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something about what happens when we talk

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 After three months of silence, the first text Deborah Vance receives from Ava Daniels is a nude. 


The generous thing would be to ignore the message, clearly meant for someone else; to either wait for Ava to realize her own error and apologize or to grant her the mercy of pretending it never happened. 


But Deborah’s generosity ends where the opportunity for a joke begins, so she types a reply.


Hell of a way to say hello after all this time, Ava.  


And just because she can’t resist a dig at Ava’s hands: 


You know the whole suggestive pose you’re doing doesn’t really work when your hands are twice the size of what they’re covering up? Sally Rand’s fans were smaller, I swear. 


And then , since Ava hasn’t responded (considering it’s 2 am in New York and she’s sent Deborah a nude, she’s probably drunk and passed out, but still): 


I have to say, it’s nice to see you’ve focused on improving your craft in at least one area of your life. The composition of this shot is far better than whatever it was I caught you doing in my basement. Can’t say the same for those monologues on that little show of yours. 


That message doesn’t receive an indignant reply, so Deborah accepts that this “mistake” was just that, not a weird dysfunctional olive branch, and certainly not an intentional attempt at… seduction? 


She fleetingly thinks that with a) how clean Ava’s bedsheets looked in the photo and b) how, while suggestive, the photo wasn’t explicit , that Ava might have, in her misguided, impulsive way, meant the photo for her after all. 


Which is patently ridiculous.

(DJ may be beginning to have a point with all her senility jokes.) 

Anyway. Ava doesn’t respond to her digs, because Ava’s gone no-contact since taking that east coast writer’s room gig. At the end of the day (or the very early morning, as it were) she’s an ambitious little shit (Deborah can say that, she’s earned the fucking right) with no sense of loyalty and no sense of her best camera angles. 


So Deborah goes to bed, and convinces herself the floaty feeling in the pit of her stomach is the result of one glass too many of champagne and not enough to eat, nothing more.



Deborah wakes at 6, and on a weekend she’d still expect Ava to be asleep, but apparently Ava has either gained discipline over her morning routine, or woken up in a panic realizing her mistake, because she has finally replied to Deborah’s texts. 

Oh shit. Fuck. 


I’m so sorry, Deborah, that was *obviously* not meant for you, but uh, thank you for the constructive criticism <3 


and i know it’s probably out of line for me to say at this point, but i miss you and i hope you’re doing well. 


Deborah forces herself to make coffee before replying, both because Ava deserves to squirm a bit and because she’s liable to be exceedingly cutting if she’s also uncaffeinated.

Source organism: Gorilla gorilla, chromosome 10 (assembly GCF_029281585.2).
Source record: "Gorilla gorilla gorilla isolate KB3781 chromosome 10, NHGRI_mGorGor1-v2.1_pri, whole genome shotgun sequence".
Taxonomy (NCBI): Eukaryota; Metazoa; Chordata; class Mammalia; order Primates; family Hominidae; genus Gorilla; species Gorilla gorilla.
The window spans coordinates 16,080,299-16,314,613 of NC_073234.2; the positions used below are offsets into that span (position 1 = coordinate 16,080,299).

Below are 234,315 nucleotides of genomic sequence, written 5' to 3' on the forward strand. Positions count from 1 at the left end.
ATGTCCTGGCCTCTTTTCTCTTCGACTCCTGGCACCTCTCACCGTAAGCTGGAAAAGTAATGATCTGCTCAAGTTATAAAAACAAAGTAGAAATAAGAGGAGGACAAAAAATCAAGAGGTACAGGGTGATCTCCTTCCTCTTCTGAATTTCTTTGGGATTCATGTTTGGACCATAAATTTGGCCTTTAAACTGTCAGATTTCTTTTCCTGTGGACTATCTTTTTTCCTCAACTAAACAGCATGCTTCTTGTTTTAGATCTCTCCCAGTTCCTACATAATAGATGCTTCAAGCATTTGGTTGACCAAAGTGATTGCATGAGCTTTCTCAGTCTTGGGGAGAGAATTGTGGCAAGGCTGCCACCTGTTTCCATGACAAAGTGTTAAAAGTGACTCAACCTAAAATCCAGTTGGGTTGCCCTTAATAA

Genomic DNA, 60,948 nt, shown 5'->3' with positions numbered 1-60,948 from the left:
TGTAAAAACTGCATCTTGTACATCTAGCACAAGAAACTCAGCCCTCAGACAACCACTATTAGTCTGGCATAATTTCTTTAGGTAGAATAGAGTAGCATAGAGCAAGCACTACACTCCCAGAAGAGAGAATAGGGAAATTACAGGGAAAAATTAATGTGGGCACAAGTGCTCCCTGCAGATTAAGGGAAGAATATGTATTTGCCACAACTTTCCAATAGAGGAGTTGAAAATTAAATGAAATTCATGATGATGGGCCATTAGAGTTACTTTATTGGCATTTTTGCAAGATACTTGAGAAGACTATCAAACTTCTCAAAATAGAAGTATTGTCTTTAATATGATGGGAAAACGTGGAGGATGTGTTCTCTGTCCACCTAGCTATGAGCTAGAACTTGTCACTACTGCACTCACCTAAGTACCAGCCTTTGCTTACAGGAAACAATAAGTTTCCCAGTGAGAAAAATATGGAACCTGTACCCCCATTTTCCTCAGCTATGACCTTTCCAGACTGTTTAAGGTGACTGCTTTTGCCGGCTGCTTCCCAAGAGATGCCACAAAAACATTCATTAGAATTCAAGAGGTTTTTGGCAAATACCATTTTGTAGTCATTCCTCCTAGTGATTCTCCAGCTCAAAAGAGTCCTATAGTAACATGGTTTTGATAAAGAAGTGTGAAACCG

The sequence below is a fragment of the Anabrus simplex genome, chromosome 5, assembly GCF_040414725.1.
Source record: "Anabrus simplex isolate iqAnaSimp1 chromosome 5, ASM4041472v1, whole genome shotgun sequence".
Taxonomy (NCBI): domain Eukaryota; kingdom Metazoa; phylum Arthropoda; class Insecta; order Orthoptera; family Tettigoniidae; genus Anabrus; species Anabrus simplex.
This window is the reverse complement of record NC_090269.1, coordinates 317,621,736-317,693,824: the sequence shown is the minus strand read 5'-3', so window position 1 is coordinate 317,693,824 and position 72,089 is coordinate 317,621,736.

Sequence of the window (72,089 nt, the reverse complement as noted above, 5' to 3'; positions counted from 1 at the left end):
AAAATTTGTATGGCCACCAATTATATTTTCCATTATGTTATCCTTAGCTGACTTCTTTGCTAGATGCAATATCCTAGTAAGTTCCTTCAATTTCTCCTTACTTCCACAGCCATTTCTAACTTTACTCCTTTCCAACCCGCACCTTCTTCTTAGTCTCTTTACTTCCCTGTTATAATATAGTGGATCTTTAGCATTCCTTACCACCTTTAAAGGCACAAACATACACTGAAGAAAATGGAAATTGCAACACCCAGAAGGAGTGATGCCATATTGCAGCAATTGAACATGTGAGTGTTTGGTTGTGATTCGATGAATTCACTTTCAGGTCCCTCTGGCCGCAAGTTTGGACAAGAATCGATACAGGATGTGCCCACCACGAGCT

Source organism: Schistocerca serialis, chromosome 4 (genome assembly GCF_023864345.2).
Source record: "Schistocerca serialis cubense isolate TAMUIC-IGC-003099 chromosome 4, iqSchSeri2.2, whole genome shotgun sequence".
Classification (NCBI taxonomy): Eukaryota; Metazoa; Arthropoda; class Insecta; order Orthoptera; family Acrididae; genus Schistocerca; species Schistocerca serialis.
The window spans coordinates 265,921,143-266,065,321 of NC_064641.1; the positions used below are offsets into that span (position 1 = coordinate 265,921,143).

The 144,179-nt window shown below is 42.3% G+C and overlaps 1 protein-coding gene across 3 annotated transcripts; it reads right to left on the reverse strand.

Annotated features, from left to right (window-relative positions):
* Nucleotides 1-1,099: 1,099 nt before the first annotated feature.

(She also forces herself not to look at the photograph again, which is more difficult than she would care to admit.) 


Ava had been honest before leaving this last time, at least; the hour was in good shape and she had wanted to be closer to her mother. The work Deborah had hired her to do was done, and Ava had clearly communicated her intention to interview for other gigs. All perfectly reasonable justifications for a departure. Deborah shouldn’t have felt betrayed this time. And yet.


Ava is doing what every successful young comedy writer does; flitting between east and west coast every few years, climbing the ladder of higher positions in each respective writer’s room until she’s inevitably running her own show, which, god willing will be a job that lasts longer than a year, before the next opportunity arises. Deborah isn’t even a rung on that ladder, she’s more like a shoddy rope someone hopes they've thrown around a sturdy enough branch to bear their weight, but is the risk really worth it, when there’s something at least in the realm of stable available? It would be unfair of Deborah to expect Ava to take that gamble on her in the long term. Selfish, even. Still, with Ava gone, Deborah’s fallen back into shitty old habits (and on some nights, shitty old jokes). 


Marty may fuck her over constantly, but he’s there, dammit. 


Deborah takes a long pull of her espresso, the burn of the hot liquid on her throat waking her up as much as the coffee itself. Time to nip this shit in the bud. 


I’m fine, Ava. How’d you like gloves I sent for Christmas? They weren’t too small, were they? 


(It’s February, and it’s rude to put someone on the spot like that, but Deborah slept like shit and she would still like to know what exactly the fuck Ava thinks she’s doing right now.) 


Not being funny- i have no idea what you’re talking about 


Honestly, if you asked marcus to mail them it could very well have been his final act of sabotage against me. Dude is *not* a fan. 


Deborah grimaces, hating how right Ava probably is. 


Well, you did end up leaving, so maybe he had a point. I hope he took them for himself; he’s tall enough his hands are probably almost as big as yours. 


you know what? I deserve all that


i probably can’t get away with asking for a reciprocal pic, can i ? 


Deborah can see Ava’s shit-eating grin, clear as day. It’s annoying how happy the imagery makes her. 


She snaps a selfie of herself giving Ava the finger as she takes a sip from her mug. 


To remember me by 


Ava sends a voice note of herself cackling with laughter. Listening to it makes Deborah feel a decade younger, and something very much like hope blooms in her chest. 


We’ve revealed my attempt at a graceful denouement to our working relationship was the victim of subterfuge; what’s your fuckin’ excuse? 


well in my defense you’re not easy to shop for 


I do know how to work a phone, however.